We were finally submitted for fingerprinting, and are planning on showing up at US.CIS before our fingerprinting appointment, just to see if they'll let us in a bit early. We shall see. I'm now somewhat obsessively checking our bank account to see when the check clears, which means the paperwork is moving along.
In the meantime, we are choosing 10 questions we get to send to the orphanage. The information and picture we have of Little Guy is from last April, so pretty darned old. We may get a response and we may not. It sounds like most people get one update, so we really want to make these questions count. We are gathering input from doctors, other adoptive parents, social workers and those who have 2-3 year olds, to see what they think would be important information for the future and for the transitional time into our home (if any of you have ideas or things you wish you had known, please send them over!).
Since we only get 10 questions, they are currently along the lines of:
Please provide any updated medical information, including height, weight, head circumference and imaging, along with known allergies, sleep schedules, favorite toys, transitional objects and favorite foods. Plus names of favorite caretakers and things you will remember about him after he has transitioned.
That counts as one question, right?
Tuesday, February 14, 2012
Where we are:
- Little Guy turns 28 months tomorrow. We would really like to meet him before prom.
- We have not yet been submitted to immigration, to begin the next step in this adoption. We had been waiting on a clearance from Montana, which took far, far too long in my adopting parent’s (so, you know, totally rational) opinion. It was received on Thursday, and today we found out they were missing a document that was not listed on the instructions. So we turned it around in an hour and it's on its way to the agency. Once it is received, we can be submitted.
- 2 months ago today we were preliminarily approved to pursue this adoption. This gives us 4 more months to be submitted, fingerprinted and approved by immigration, authenticate everything in Olympia, authenticate everything at the Chinese Embassy, and get everything to China. Immigration alone took almost 3 months last time. In the past two months, we’ve had our homestudy update, and that is it. Seems like a piddly amount to have completed when the clock is counting down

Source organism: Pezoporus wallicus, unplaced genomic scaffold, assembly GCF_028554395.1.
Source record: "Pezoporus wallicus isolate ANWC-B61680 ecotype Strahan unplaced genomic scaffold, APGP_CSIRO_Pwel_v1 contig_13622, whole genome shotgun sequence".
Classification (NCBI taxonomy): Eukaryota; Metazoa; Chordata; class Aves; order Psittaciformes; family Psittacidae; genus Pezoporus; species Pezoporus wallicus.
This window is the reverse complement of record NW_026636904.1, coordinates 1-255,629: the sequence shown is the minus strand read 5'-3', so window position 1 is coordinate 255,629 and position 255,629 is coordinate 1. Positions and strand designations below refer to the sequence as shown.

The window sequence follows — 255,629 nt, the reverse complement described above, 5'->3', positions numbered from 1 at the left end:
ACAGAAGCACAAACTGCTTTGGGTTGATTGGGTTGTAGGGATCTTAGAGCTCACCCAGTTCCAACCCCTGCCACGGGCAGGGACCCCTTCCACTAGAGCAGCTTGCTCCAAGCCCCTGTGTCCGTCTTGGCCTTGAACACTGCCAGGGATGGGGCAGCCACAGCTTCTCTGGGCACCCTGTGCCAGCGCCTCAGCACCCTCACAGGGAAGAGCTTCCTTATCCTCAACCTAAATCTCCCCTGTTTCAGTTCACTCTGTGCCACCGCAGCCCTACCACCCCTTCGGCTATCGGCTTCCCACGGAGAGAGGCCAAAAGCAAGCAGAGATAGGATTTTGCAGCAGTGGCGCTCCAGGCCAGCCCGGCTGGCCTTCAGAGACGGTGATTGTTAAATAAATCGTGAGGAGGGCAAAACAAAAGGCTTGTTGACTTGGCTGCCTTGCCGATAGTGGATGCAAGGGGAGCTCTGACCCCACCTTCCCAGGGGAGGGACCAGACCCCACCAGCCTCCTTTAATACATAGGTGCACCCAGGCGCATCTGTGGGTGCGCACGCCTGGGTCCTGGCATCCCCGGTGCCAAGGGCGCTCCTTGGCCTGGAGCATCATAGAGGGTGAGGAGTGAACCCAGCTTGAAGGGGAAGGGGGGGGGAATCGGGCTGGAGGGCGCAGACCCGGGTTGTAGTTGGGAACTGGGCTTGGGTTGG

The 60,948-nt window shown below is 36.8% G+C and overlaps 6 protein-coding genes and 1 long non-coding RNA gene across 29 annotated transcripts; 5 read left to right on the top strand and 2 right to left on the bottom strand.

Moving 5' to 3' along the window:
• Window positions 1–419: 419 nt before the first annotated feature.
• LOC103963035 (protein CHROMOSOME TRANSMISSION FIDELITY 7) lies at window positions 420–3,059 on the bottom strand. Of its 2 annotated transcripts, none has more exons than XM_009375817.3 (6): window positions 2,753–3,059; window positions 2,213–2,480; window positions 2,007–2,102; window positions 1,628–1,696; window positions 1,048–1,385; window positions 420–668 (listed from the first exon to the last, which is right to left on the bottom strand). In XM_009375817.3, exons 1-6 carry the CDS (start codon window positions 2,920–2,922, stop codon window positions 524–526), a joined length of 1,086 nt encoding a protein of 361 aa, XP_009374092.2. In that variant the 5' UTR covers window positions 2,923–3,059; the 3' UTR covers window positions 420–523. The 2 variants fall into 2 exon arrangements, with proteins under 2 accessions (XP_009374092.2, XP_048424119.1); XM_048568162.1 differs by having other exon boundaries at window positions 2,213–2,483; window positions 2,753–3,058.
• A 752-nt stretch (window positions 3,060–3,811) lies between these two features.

- Little Guy has a doctor’s appointment—here in the US! Seattle Children’s is notoriously difficult to get into, so on the advice of a friend that waited for months to get her little guy seen by a specialist, I called and booked him an appointment in September—the docs were already booking into August. Really, really hoping he’s here by then. During the call, the scheduler asked for the name and birth dates of the parents. So I launched into a big explanation about Chinese adoption and that we really don’t have information on birth relatives, and she gently interrupted me and said, “No, I mean you. You’re the mom.” Oh. Huh. And then, of course, I got all teary (and I absolutely realize that I’m not the mom. But maybe someday will be). Is anyone else sick of random crying jags at inappropriate times? She was really nice about the weirdness of the moment, and then proceeded to inform me that now I’ll get pregnant, you know, since I’ve stopped worrying about things. Worry-free, that's me! IIIII'm breezy! (name that 90's sitcom)
- We have finished our dossier, and have the Montana and California docs authenticated and ready to send. We are ready to roll with the next step.
Question: Has anyone out there just shown up at US.CIS (once their info has been received, of course) and asked to be fingerprinted on the spot? I’m willing to give it a shot, but not sure if there’s a point. Just wanting to speed this process along.
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